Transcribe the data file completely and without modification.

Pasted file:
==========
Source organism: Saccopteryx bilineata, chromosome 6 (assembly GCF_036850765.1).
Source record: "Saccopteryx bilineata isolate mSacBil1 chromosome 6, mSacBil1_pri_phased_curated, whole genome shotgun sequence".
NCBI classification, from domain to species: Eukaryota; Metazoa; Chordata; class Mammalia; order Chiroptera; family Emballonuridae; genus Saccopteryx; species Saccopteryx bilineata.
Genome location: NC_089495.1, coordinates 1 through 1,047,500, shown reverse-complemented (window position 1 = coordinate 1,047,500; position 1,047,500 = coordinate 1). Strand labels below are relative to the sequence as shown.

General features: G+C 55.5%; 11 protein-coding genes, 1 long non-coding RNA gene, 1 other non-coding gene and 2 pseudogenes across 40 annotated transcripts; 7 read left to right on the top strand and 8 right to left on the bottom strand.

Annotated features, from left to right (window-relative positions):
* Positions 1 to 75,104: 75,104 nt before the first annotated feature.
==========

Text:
Source organism: Saccopteryx bilineata, chromosome 6 (assembly GCF_036850765.1).
Source record: "Saccopteryx bilineata isolate mSacBil1 chromosome 6, mSacBil1_pri_phased_curated, whole genome shotgun sequence".
NCBI classification, from domain to species: Eukaryota; Metazoa; Chordata; class Mammalia; order Chiroptera; family Emballonuridae; genus Saccopteryx; species Saccopteryx bilineata.
Genome location: NC_089495.1, coordinates 1 through 1,047,500, shown reverse-complemented (window position 1 = coordinate 1,047,500; position 1,047,500 = coordinate 1). Strand labels below are relative to the sequence as shown.

General features: G+C 55.5%; 11 protein-coding genes, 1 long non-coding RNA gene, 1 other non-coding gene and 2 pseudogenes across 40 annotated transcripts; 7 read left to right on the top strand and 8 right to left on the bottom strand.

Annotated features, from left to right (window-relative positions):
* Positions 1 to 75,104: 75,104 nt before the first annotated feature.